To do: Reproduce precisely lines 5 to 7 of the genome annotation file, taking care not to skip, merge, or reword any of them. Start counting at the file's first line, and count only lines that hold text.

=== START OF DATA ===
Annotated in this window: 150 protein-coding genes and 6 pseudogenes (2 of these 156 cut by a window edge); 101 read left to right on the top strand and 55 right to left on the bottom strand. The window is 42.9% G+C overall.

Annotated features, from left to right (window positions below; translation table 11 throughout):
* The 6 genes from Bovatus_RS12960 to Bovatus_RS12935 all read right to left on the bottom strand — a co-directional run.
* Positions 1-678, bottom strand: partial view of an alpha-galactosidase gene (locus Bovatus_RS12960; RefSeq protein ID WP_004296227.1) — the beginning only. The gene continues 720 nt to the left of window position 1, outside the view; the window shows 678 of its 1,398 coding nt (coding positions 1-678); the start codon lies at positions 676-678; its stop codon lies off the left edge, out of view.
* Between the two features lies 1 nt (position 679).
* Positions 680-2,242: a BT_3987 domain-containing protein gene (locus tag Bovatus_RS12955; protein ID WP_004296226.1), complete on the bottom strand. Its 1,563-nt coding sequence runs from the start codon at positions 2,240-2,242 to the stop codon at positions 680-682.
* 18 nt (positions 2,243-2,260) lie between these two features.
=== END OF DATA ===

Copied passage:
* Between the two features lies 1 nt (position 679).
* Positions 680-2,242: a BT_3987 domain-containing protein gene (locus tag Bovatus_RS12955; protein ID WP_004296226.1), complete on the bottom strand. Its 1,563-nt coding sequence runs from the start codon at positions 2,240-2,242 to the stop codon at positions 680-682.
* 18 nt (positions 2,243-2,260) lie between these two features.